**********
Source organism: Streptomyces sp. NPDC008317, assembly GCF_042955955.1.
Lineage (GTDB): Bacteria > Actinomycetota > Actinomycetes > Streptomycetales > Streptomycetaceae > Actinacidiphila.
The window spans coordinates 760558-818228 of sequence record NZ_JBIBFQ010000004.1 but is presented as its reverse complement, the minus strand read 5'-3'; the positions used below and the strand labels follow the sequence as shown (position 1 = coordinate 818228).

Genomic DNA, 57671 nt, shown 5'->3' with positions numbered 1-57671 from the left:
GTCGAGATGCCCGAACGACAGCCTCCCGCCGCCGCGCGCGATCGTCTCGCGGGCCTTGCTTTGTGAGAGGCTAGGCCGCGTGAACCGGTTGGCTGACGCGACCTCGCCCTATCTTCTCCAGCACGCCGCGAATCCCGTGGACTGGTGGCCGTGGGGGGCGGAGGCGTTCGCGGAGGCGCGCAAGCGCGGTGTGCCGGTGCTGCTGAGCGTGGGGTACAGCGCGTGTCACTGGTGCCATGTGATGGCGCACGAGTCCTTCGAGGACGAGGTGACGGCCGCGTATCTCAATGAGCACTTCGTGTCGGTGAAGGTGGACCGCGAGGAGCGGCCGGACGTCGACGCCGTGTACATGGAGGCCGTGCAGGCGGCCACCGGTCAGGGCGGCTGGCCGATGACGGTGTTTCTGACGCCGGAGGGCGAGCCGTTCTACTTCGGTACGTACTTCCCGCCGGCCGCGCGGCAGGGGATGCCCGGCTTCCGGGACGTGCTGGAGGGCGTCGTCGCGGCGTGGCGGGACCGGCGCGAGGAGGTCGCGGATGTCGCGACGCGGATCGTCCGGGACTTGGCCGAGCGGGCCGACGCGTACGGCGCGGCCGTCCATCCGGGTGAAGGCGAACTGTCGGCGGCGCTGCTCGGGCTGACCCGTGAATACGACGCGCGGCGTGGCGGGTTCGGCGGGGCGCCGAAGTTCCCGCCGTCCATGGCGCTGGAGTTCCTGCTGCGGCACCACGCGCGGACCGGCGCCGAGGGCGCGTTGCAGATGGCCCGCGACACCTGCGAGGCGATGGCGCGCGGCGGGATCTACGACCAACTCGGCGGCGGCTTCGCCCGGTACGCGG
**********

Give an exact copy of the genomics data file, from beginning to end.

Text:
Source organism: Streptomyces sp. NPDC008317, assembly GCF_042955955.1.
Lineage (GTDB): Bacteria > Actinomycetota > Actinomycetes > Streptomycetales > Streptomycetaceae > Actinacidiphila.
The window spans coordinates 760558-818228 of sequence record NZ_JBIBFQ010000004.1 but is presented as its reverse complement, the minus strand read 5'-3'; the positions used below and the strand labels follow the sequence as shown (position 1 = coordinate 818228).

Genomic DNA, 57671 nt, shown 5'->3' with positions numbered 1-57671 from the left:
GTCGAGATGCCCGAACGACAGCCTCCCGCCGCCGCGCGCGATCGTCTCGCGGGCCTTGCTTTGTGAGAGGCTAGGCCGCGTGAACCGGTTGGCTGACGCGACCTCGCCCTATCTTCTCCAGCACGCCGCGAATCCCGTGGACTGGTGGCCGTGGGGGGCGGAGGCGTTCGCGGAGGCGCGCAAGCGCGGTGTGCCGGTGCTGCTGAGCGTGGGGTACAGCGCGTGTCACTGGTGCCATGTGATGGCGCACGAGTCCTTCGAGGACGAGGTGACGGCCGCGTATCTCAATGAGCACTTCGTGTCGGTGAAGGTGGACCGCGAGGAGCGGCCGGACGTCGACGCCGTGTACATGGAGGCCGTGCAGGCGGCCACCGGTCAGGGCGGCTGGCCGATGACGGTGTTTCTGACGCCGGAGGGCGAGCCGTTCTACTTCGGTACGTACTTCCCGCCGGCCGCGCGGCAGGGGATGCCCGGCTTCCGGGACGTGCTGGAGGGCGTCGTCGCGGCGTGGCGGGACCGGCGCGAGGAGGTCGCGGATGTCGCGACGCGGATCGTCCGGGACTTGGCCGAGCGGGCCGACGCGTACGGCGCGGCCGTCCATCCGGGTGAAGGCGAACTGTCGGCGGCGCTGCTCGGGCTGACCCGTGAATACGACGCGCGGCGTGGCGGGTTCGGCGGGGCGCCGAAGTTCCCGCCGTCCATGGCGCTGGAGTTCCTGCTGCGGCACCACGCGCGGACCGGCGCCGAGGGCGCGTTGCAGATGGCCCGCGACACCTGCGAGGCGATGGCGCGCGGCGGGATCTACGACCAACTCGGCGGCGGCTTCGCCCGGTACGCGG